If you’re like I was, you want to know if you failed the NCLEX as soon as it shuts off.
Unfortunately, they make you wait for what seems like forever for the official results.
As a response, nursing students have come up with some signs they can use to determine whether or not they failed the NCLEX.
I’m going to share some of those signs with you.
Before I get to the list of signs you failed the NCLEX, let me start by saying that you’re more or less reading the tea leaves for most of these tricks and hacks.
Except for #1 and #5, the only way to know with 100% certainty you passed is by getting the official letter from your state board of nursing.
This one is pretty clear-cut and has to do with how the NCLEX timing system works.
I’m a firm believer every nursing student needs to purchase a good NCLEX prep course if they want to be successful on the NCLEX.
Does that mean you won’t be successful or that there are not students who pass without getting one?
Of course not.
But I do think getting one dramatically improves your chances of passing.
For example, the NCLEX prep course I recommend boasts an almost 100% pass rate, which is significantly higher than the national average of first-time NCLEX test takers.
The NCLEX is a computer adaptive test.
That means as you answer questions correctly, you’ll get harder questions. If you answer a question incorrectly, you’ll get an easier question.
This keeps happening until the computer can determine (with a 95% confidence level) that you’ll stay above a predetermined passing line if it keeps asking you questions.
With all that said, if you’re doing well on the NCLEX, it stands to reason that the questions you get will progressively get more challenging.
If you don't know what the Pearson Vue NCLEX Trick is, I encourage you to check out the linked article.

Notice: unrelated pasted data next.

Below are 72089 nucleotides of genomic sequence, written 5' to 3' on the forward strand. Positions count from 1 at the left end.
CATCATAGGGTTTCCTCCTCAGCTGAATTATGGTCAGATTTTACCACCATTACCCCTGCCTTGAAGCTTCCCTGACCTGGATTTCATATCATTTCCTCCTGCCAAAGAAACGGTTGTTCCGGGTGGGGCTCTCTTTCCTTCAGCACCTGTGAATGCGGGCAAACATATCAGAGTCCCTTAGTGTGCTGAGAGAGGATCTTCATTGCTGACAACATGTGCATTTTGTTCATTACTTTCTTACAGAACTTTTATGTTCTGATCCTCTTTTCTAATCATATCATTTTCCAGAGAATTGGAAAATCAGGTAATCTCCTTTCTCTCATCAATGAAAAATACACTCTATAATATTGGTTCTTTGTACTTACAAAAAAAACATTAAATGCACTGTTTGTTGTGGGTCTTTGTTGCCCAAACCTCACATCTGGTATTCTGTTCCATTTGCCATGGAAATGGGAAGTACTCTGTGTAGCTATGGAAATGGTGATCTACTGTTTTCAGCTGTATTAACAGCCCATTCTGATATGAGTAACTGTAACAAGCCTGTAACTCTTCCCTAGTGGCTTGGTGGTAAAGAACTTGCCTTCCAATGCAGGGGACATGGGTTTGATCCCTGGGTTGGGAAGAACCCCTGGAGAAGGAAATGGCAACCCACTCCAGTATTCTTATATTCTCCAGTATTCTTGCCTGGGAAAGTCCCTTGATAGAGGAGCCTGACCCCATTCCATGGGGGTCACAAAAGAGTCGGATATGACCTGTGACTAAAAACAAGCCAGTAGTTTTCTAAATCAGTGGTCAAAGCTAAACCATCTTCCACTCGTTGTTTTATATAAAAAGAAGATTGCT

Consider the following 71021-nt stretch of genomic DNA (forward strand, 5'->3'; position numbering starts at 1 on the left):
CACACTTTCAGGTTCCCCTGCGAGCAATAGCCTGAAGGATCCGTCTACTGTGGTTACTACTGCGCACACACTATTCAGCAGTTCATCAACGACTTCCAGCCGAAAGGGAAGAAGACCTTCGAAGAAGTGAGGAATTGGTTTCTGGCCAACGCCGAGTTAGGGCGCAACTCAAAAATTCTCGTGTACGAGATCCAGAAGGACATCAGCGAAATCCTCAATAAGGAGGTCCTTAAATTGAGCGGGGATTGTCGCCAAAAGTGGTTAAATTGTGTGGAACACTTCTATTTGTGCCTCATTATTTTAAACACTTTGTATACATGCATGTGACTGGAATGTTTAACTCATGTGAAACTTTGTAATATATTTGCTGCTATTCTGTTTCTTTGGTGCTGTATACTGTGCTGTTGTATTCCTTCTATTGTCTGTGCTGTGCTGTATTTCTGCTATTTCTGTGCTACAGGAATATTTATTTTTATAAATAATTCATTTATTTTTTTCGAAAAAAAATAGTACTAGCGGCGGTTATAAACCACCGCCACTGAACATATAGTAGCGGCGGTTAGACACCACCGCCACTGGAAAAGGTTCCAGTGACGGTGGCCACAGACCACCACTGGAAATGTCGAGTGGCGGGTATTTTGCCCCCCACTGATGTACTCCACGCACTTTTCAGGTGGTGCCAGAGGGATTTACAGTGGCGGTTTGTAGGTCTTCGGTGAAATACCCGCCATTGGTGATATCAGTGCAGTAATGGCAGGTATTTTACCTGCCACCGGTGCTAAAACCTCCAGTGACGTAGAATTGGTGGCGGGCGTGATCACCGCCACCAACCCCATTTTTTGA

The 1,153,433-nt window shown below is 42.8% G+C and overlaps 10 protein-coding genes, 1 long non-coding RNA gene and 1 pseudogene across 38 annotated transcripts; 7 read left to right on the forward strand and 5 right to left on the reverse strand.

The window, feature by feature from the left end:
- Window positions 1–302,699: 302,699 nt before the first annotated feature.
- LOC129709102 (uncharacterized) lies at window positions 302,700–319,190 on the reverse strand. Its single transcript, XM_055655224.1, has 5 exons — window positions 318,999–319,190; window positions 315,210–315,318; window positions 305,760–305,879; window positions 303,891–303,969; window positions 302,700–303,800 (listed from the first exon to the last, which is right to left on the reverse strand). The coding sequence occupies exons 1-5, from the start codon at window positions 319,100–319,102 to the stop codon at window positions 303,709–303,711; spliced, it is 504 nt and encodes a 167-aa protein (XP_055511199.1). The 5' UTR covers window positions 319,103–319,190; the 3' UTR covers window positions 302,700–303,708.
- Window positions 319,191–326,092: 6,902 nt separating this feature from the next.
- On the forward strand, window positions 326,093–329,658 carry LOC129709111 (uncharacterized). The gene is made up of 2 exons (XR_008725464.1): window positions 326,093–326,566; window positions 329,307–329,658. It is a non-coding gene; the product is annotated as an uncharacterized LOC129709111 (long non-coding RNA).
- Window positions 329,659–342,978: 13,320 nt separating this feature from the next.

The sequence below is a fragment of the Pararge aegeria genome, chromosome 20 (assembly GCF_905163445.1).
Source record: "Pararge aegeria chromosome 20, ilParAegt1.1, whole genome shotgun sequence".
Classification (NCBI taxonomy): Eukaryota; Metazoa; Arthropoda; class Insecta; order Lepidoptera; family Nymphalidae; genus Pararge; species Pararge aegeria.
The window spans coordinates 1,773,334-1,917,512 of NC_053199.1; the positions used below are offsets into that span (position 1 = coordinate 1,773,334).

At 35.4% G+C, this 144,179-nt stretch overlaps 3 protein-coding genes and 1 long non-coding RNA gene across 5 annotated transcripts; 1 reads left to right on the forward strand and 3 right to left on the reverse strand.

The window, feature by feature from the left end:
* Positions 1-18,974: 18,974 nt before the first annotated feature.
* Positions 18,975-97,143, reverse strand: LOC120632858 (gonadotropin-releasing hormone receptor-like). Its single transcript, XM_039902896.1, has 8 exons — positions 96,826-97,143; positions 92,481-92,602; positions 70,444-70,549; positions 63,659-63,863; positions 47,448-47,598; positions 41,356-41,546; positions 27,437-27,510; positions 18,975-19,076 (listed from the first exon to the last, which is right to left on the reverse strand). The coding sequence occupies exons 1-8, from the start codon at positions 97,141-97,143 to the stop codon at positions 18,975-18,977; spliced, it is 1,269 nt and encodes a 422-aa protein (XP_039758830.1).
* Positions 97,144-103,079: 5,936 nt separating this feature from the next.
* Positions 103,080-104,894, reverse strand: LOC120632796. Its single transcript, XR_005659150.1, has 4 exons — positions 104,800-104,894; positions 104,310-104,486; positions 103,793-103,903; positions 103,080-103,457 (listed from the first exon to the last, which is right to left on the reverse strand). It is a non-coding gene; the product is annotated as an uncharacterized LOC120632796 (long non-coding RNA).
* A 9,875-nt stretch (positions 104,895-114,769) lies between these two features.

The short version is that the Pearson Vue NCLEX trick allows students to tell if they passed by trying to schedule another exam date.
If the system lets you schedule an exam (aka the bad pop up), that's a sign you didn't pass the NCLEX.
Some states participate in the NCLEX quick results service.
The quick result is a way for you to pay and get unofficial results of how well you did on the exam.
I have very mixed feelings about the quick results, but regardless if you order the quick results and it says you failed, it's not a good sign.
As mentioned elsewhere in this article, because of how the CAT testing system works, if you're getting a lot of easy questions, it's not a good sign that you're doing well on the NCLEX.
There are a lot of NCLEX predictor exams out there.
Many of them are attached to NCLEX review courses you purchase, and others are requirements for the last semester of nursing school.
As the name suggests, these predictor exams are supposed to predict how successful you will be on the NCLEX.
So if you don't do well on a predictor exam, that's supposed to mean you won't do well on the NCLEX.
Technically, official results could take up to 6 weeks to be sent to you.
But what most students will discover is that your state board of nursing will often post your name and license information on the website long before official results are sent to you.
If you check your state BON and don't see your name, and it's been several weeks, that may be a bad sign.
I'll be very blunt with this because this goes without saying if you did not study for the NCLEX.
By not studying for the NCLEX, I mean you didn't get an NCLEX prep course, an NCLEX-PN or NCLEX-RN review book, or at minimum do practice questions that's not a good sign of NCLEX success.
On the contrary, it's probably a good sign you failed.
I understand after the exam that most students will feel like they didn't know anything on the NCLEX.
I get that. I would argue that's probably the case for most students.
With that said, there's a big difference between feeling like you don't know anything after the exam and not actually knowing anything during the exam.
If none of those question topics look familiar and you literally had to guess on every question, that's not a good sign.
11. You Received an NCLEX Candidate Performance Report
The NCLEX candidate performance report (also called NCLEX-CPR) is a report the NCSBN sends to students who did NOT pass the licensure exam.
The NCLEX-CPR tells you how well you did in the 8 topic areas tested on the NCLEX.
What Happens If You Failed the NCLEX?
It can be demoralizing to find out that you didn't pass the NCLEX, but I want you to know you do have options.
The first thing you need to do is give yourself some grace and realize that not passing the NCLEX does not define who you are.
Check out this article I wrote on life after failing the NCLEX so you can see what all your options are
Here are some articles related to signs you failed the NCLEX.